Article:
Once at Kartchner, we split up. The guys headed for the tour check-in desk, and I hit the gift shop. Some of you will see what I picked out for you. (Hey, it won't be jewelry again until next year, after I've taken a couple classes in new techniques. The first starts next Monday, not enough time to learn, create, and ship.) One thing surprised me about the shop. They stocked a wide variety of Mata Ortiz pottery. Their biggest piece was about the size of my smallest, and their smallest were priced about what my largest and best cost me from eBay. I didn't do more than appreciate theirs. The cashier was surprised to find out that Mata Ortiz is available in wide variety on eBay, and they may well have a new customer.

I returned to the car with my two bagfuls of goodies, dug out my Kindle, and got about 10 pages before a nap seemed much the better idea. It's not that the book is boring, just very detailed in history and who's in which clan and which plot they're involved in on whose side. It needs attention. Ellie tried to keep me alerted to every person, dog, or bird that passed by. Somehow she thinks I need to know that, awake or asleep.

The guys returned unexpectedly early. They had arrived early enough to take advantage of an opening in the 1:45 group instead of waiting for the 2:30 group, and enjoyed being in a group of only 6 adults. There were also school groups touring, so lucky them. Doubly lucky in that nobody was a block away from the guide and unable to hear what was being said. When Steve scootered up to the car, I asked him how he liked it.

"WOW! Just WOW!"

Then he scootered back to the gift shop for a hat.

There was still plenty of light left on the way back, until after we passed Casa Grande. Then we got treated to the sight of all the lights scattered over the seemingly empty desert, or what looks empty by day.

When we hit the metro, I took a detour on Chandler to head back behind South Mountain, since this is the X-mas lights season. I was gratified to see that they have done this year what I appreciated the first year I was down here, trying to earn a living, when I stumbled on the neighborhood after dark. If you want to see it yourself, just head west off 10 on Chandler. Ray (also a freeway exit) joins it about three miles in, and Chandler turns straight west again. Another quarter mile and suddenly you are in a winter wonderland. All the lights are white, and they cover every saguaro and tree trunk both on the center of the boulevard and sides of the street. They have arranged clumps of lights in the tree canopies so it looks like they are either flowering or fruiting. It goes on for about a mile or more, and the effect is well worth a drive.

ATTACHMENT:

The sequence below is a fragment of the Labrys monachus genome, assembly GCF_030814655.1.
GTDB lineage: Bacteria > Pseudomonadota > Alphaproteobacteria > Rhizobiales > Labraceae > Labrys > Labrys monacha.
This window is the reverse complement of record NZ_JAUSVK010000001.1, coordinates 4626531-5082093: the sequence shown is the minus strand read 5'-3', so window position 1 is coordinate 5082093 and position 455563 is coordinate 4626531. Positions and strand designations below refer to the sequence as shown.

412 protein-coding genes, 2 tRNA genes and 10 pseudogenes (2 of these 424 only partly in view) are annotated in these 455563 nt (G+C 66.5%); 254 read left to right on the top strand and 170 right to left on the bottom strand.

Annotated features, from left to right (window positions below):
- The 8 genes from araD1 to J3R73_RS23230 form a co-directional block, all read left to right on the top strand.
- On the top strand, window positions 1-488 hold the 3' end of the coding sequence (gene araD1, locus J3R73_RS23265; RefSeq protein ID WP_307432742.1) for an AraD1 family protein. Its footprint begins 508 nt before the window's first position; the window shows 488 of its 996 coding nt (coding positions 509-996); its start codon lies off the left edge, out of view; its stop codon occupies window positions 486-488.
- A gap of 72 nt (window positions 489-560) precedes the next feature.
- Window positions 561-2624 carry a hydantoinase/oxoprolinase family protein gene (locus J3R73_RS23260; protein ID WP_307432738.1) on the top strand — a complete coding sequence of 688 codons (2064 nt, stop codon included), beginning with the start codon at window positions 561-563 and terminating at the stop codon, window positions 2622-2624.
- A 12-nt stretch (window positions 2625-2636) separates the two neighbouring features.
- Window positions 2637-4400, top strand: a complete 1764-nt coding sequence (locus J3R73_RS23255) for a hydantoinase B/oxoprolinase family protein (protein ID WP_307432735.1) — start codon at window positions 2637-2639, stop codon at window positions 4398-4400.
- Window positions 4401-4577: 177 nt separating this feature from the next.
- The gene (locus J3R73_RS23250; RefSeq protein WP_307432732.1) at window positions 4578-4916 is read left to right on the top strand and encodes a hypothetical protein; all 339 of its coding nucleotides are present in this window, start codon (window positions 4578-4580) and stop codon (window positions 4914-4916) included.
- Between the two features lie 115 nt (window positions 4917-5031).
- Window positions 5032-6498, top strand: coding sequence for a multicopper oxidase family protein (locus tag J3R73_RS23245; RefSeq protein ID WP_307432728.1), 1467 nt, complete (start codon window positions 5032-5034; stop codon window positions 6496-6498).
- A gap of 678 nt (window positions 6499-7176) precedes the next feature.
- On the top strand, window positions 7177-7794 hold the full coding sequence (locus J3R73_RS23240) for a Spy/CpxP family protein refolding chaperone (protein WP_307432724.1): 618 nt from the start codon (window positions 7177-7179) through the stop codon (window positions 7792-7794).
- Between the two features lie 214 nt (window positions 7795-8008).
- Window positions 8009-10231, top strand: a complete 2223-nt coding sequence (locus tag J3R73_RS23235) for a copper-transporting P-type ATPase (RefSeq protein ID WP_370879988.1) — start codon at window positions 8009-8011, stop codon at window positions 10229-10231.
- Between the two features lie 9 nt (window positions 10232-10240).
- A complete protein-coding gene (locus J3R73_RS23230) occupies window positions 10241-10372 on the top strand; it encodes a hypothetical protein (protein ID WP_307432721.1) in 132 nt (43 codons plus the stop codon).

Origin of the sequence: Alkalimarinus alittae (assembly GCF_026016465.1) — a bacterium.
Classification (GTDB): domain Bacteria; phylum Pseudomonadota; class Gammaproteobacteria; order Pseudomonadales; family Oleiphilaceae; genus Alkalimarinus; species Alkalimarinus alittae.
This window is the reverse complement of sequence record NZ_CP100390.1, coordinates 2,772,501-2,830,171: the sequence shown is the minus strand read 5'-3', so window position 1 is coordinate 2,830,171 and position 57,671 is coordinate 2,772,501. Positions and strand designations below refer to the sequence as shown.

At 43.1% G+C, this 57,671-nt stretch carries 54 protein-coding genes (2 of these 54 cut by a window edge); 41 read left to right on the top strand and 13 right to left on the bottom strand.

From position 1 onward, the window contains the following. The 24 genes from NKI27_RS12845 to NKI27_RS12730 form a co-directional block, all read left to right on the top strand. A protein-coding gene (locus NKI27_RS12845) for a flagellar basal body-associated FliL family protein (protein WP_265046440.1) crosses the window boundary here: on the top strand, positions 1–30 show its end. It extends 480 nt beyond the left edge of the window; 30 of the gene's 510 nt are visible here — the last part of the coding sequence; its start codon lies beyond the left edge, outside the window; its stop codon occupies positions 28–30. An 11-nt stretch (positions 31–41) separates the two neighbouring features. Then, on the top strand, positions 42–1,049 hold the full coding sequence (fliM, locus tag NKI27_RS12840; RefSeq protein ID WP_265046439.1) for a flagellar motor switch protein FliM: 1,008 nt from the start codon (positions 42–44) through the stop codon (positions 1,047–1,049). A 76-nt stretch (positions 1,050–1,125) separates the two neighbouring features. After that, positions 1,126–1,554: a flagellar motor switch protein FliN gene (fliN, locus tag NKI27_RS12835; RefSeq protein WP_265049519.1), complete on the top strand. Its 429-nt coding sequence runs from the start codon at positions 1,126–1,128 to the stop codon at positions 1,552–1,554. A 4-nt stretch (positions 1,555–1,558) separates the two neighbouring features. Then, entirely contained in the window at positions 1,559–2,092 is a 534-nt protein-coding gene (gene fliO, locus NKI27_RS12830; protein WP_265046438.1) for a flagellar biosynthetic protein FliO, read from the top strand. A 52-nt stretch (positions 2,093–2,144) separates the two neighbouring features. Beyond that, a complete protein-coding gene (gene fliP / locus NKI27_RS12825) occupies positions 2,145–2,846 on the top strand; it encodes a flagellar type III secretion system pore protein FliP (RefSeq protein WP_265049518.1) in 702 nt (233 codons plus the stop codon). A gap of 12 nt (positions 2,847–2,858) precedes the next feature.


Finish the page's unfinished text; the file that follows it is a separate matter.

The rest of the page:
The whole thing was about 12 hours and 450 miles. I am beginning to learn how to drive like an Arizonan, meaning 10-15 mph over the posted limit. There were still a lot of cars passing me, in case you thought I was a maniac. I was happy to find out that my muscles have not completely adapted away from driving long distances comfortably, even happier at lowered gas prices. And the guys kept me entertained on the drive back with such details as the difference between varied shapes of bacon and curtains - or maybe they were called draperies? - in the cave formations.

Saturday, December 13, 2014

When the Family Carpenter Visits

My youngest has arrived, a visit combining work and tourism with the holidays. Work, of course, mostly means taking advantage of his carpentry skills to put more shelves up in the library. Rich and Brenda got it ready on their visit, removing the hideous leftover decorations, spackling, and painting, painting, painting to hide some other regrettable decor choices. Three coats of primer finally covered a very dark green painted saguaro on the wall. Now the room's getting two more walls of shelves.

Even though the project was delayed by a little tree planting in the morning, to which Paul added a few other minor tasks in the back yard, by suppertime measurements had been taken, plans made, lists of supplies written, and the two of us went to Home Depot for two hours of selecting the best pieces of lumber and nearly all the hardware needed to make it go together. I say "nearly" because we ran them out of a couple items. But there are other store branches nearby to finish supplying us.

The hardware was the simple part. Paul is a perfectionist when it comes to his projects, and this is most notable when he's picking out the lumber. He takes a board out from the rack, and sights down the length to spot all those places where it's not flat or straight. There are a lot of those. On one board I swear you could have surfed the waves down the edge. Some were crowned in the middle down the length, others took a left or right turn a foot from the end, sagged, or had a split three feet long. In one instance when he was looking for 8' 1x10s, there were two vertical stacks of them in the store and after going through the complete supply he found two perfect and settled for one "good enough". By the time we were loading up the car even Steve had started to worry if we had fallen into a hole somewhere.

We're taking it easy today. There's still plenty to do, but over three weeks to get it all done. Plus  a variety of day trips to enjoy being down here away from the ice and snow. I believe we should be able to even unpack enough of the boxes of books to create space to put up the Christmas tree in time for Santa.

Hey, maybe I'll even find that camera. Oh, and that glass goldfish mobile and the little wind chimes that were packed up nearly three years ago.